Latest answer posted December 4, 2013 11:05 am UTC

1 educator answer

All Quiet on the Western Front

The chapter begins with some humor, with Tjaden coming up with an ingenious way to kill the lice in the men's hair. After they pluck out the lice, instead of squeezing the tough insects to death,...

Latest answer posted January 13, 2020 1:02 pm UTC

1 educator answer

All Quiet on the Western Front

One of Remarque's central themes is that the real casualties of the war were those who survived it. It is absolutely the case that the men have lost their innocence, their youth, their faith in the...

Latest answer posted February 23, 2012 3:23 pm UTC

9 educator answers

All Quiet on the Western Front

Paul Baumer is an innocent who enlists in the German army in World War I out of patriotism after his teacher, Kantorek, inspires him to do so. However, war turns out not to be at all heroic. Much...

Latest answer posted January 4, 2019 4:48 am UTC

2 educator answers

All Quiet on the Western Front

Yesterday we were relieved, and now our bellies are full of beef and haricot beans. We are satisfied and at peace. Each man has another mess-tin full for the evening; and, what is more, there is a...

Latest answer posted June 6, 2018 10:42 am UTC

2 educator answers

All Quiet on the Western Front

Kemmerich crying is one of the most disturbing moments from the early chapters of this book. It occurs in Chapter Two and happens as the narrator is trying to comfort and console Kemmerich as he...

Latest answer posted February 7, 2012 1:33 pm UTC

1 educator answer

All Quiet on the Western Front

Kemmerich is crying in the second chapter because he knows he is dying. After being wounded in the war, he is in a hospital bed whilst the narrator speaks to him and tries to cheer him up. However,...

Latest answer posted February 7, 2012 1:28 pm UTC

1 educator answer

All Quiet on the Western Front

Paul is surprised at the intensity of Kemmerich's mother's grief because his own senses have been completely dulled by his experiences in the war. He has seen killing, in all its horrifying...

Latest answer posted December 7, 2009 6:50 am UTC

1 educator answer

All Quiet on the Western Front

In chapter one of All Quiet on the Western Front the writer, Erich Maria Remarque, describes the camaraderie of war in a unique way. “. . . we have learned better than to be shy about such...

Latest answer posted April 13, 2012 12:40 am UTC

1 educator answer

All Quiet on the Western Front

While the young men are in the equivalent of basic training under Corporal Himmelstoss, they find him unfair and even cruel. "He is known as the toughest disciplinarian in the camp, but he pushes...

Latest answer posted November 21, 2009 1:40 am UTC

1 educator answer

All Quiet on the Western Front

A great deal of what Remarque was writing about was the battle of the men on the front, particularly Paul's battle amidst the destruction, the horror and the inhumanity of the war. In this regard,...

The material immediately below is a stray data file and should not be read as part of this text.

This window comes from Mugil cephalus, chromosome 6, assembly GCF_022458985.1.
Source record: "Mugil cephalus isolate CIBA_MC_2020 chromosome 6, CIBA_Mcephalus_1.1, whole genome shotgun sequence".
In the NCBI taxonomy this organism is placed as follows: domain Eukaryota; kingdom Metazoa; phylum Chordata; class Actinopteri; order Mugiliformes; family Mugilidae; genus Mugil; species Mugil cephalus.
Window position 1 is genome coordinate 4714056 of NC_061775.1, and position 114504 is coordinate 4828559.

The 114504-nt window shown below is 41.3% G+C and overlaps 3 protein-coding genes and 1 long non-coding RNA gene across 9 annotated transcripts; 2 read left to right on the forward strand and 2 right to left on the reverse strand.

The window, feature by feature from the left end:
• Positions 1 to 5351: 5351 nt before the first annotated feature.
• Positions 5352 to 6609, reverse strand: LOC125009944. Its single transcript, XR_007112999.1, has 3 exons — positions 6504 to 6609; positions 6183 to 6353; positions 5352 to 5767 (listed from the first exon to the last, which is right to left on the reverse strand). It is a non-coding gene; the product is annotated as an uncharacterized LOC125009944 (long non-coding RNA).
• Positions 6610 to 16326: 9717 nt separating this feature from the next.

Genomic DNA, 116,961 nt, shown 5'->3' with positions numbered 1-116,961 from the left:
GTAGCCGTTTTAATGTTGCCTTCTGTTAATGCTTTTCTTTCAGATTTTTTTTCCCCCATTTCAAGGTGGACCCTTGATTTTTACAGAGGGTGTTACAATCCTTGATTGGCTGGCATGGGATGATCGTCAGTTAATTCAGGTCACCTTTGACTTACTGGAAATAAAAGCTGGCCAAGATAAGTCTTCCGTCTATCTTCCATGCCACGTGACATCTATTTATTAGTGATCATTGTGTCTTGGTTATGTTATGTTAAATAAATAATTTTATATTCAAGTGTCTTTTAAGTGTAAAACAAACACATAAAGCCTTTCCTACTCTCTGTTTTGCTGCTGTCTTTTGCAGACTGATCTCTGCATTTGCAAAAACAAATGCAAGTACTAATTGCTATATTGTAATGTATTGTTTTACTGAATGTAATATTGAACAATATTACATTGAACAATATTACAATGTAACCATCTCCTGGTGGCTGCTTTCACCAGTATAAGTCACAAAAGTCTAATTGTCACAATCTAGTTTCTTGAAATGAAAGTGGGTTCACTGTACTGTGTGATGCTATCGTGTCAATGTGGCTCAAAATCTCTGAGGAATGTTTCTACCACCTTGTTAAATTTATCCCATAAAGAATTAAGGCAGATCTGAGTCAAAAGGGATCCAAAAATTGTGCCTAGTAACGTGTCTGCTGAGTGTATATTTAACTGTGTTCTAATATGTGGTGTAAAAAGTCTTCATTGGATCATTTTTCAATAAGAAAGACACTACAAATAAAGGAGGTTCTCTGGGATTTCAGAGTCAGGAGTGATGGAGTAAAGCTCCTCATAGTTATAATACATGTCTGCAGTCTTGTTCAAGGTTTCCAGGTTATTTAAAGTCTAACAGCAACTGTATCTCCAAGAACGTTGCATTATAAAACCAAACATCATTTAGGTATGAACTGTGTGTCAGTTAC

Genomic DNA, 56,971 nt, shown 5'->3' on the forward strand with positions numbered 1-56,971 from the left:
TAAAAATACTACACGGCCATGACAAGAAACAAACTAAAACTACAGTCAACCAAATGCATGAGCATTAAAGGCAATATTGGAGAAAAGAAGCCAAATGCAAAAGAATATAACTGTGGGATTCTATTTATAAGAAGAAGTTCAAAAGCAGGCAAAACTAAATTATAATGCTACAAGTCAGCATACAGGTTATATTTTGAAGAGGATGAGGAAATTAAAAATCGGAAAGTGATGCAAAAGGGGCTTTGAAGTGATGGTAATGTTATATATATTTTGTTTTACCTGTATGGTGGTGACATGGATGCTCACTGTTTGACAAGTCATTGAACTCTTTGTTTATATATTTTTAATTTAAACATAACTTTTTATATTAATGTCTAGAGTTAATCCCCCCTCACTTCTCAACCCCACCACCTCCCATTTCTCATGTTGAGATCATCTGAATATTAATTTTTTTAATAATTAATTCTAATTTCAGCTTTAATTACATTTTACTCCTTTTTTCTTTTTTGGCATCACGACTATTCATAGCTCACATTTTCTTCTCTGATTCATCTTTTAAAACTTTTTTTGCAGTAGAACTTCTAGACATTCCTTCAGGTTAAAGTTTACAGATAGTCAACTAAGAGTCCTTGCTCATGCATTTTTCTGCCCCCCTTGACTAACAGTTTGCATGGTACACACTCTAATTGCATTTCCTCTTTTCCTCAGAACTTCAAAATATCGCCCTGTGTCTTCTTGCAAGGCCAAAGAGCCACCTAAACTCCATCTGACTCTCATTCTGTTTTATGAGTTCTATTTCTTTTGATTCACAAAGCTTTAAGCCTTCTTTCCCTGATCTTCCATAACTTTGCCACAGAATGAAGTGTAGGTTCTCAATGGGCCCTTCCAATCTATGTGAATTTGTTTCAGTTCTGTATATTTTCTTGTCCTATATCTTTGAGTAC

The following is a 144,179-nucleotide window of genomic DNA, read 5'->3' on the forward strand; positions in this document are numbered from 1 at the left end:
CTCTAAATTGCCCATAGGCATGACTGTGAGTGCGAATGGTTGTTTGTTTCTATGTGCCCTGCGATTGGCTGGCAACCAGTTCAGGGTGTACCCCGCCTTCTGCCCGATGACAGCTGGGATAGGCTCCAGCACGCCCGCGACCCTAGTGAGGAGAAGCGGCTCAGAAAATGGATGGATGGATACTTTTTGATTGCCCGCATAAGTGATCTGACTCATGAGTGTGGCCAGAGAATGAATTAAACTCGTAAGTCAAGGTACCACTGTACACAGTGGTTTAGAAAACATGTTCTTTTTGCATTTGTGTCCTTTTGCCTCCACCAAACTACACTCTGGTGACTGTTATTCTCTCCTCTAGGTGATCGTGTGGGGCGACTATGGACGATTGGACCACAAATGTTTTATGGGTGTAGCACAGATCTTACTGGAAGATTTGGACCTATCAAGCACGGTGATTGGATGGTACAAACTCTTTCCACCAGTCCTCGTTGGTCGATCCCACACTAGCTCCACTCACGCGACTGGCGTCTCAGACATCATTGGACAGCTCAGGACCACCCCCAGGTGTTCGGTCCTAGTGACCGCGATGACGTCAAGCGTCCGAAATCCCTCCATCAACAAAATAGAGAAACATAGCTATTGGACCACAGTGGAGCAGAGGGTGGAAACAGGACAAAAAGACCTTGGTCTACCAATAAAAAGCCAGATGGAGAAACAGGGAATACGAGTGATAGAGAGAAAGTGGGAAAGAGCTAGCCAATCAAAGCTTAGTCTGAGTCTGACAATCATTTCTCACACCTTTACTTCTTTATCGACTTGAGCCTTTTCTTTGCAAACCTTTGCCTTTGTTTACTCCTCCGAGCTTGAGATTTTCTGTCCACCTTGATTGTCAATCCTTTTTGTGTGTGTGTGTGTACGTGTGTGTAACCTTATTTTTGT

Latest answer posted February 22, 2012 9:32 am UTC

1 educator answer

All Quiet on the Western Front

This quote is an example of tremendous sarcasm. If we look at the context of the quote, we can see how this operates. The paragraph just before Kat says this quote to the narrator, the soldiers are...

Latest answer posted February 8, 2012 1:27 pm UTC

1 educator answer

All Quiet on the Western Front

In wartime there are countless injuries, and surgeons have great opportunities to practice their skills, as well as to experiment on patients. After Paul and Albert are wounded, they are taken to...

Latest answer posted June 19, 2014 4:11 am UTC

1 educator answer

All Quiet on the Western Front

Chapter 1 Paul Baumer and his classmates enlist in Germany's army during World War I because their teachers have told them doing so was a noble act. At first, Paul and the others spend...

Latest answer posted March 13, 2012 9:24 am UTC

1 educator answer

All Quiet on the Western Front

The schoolmaster Kantorek refers to his former students as "Iron Youth." Paul and Kropp scoff at the term Kantorek uses because it is incongruent with what the young soldiers have become. The word...

Latest answer posted July 20, 2016 6:43 pm UTC

1 educator answer

All Quiet on the Western Front

This question reminds me a lot like Tim O'Brien's "The Things They Carried." In that story, as is the case in wartime anywhere, closing a zipper, dreaming of home, a girlfriend or family member can...

Latest answer posted February 23, 2012 1:39 pm UTC

6 educator answers

All Quiet on the Western Front

In Chapter 7 of All Quiet on the Western Front, Paul narrates, We want to live at any price; so we cannot burden ourselves with feelings which . . . would be out of place here. From their...

Latest answer posted March 9, 2011 11:32 am UTC

1 educator answer

All Quiet on the Western Front

In Chapter 4 of All Quiet on the Western Front, Paul describes the nature of the earth. He says that the earth provides the soldiers with shelter and a place of safety. He comments on the shell...